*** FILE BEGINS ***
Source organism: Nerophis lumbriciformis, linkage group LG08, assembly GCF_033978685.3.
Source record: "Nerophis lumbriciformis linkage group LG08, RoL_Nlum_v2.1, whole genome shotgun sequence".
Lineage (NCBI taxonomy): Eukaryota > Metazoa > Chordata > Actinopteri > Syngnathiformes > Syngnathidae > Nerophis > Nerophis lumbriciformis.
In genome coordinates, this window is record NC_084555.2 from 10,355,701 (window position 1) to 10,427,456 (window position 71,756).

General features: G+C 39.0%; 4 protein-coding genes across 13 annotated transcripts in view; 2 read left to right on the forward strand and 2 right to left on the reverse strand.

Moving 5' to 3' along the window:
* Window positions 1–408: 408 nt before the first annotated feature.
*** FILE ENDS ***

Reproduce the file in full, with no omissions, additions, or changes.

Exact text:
Source organism: Nerophis lumbriciformis, linkage group LG08, assembly GCF_033978685.3.
Source record: "Nerophis lumbriciformis linkage group LG08, RoL_Nlum_v2.1, whole genome shotgun sequence".
Lineage (NCBI taxonomy): Eukaryota > Metazoa > Chordata > Actinopteri > Syngnathiformes > Syngnathidae > Nerophis > Nerophis lumbriciformis.
In genome coordinates, this window is record NC_084555.2 from 10,355,701 (window position 1) to 10,427,456 (window position 71,756).

General features: G+C 39.0%; 4 protein-coding genes across 13 annotated transcripts in view; 2 read left to right on the forward strand and 2 right to left on the reverse strand.

Moving 5' to 3' along the window:
* Window positions 1–408: 408 nt before the first annotated feature.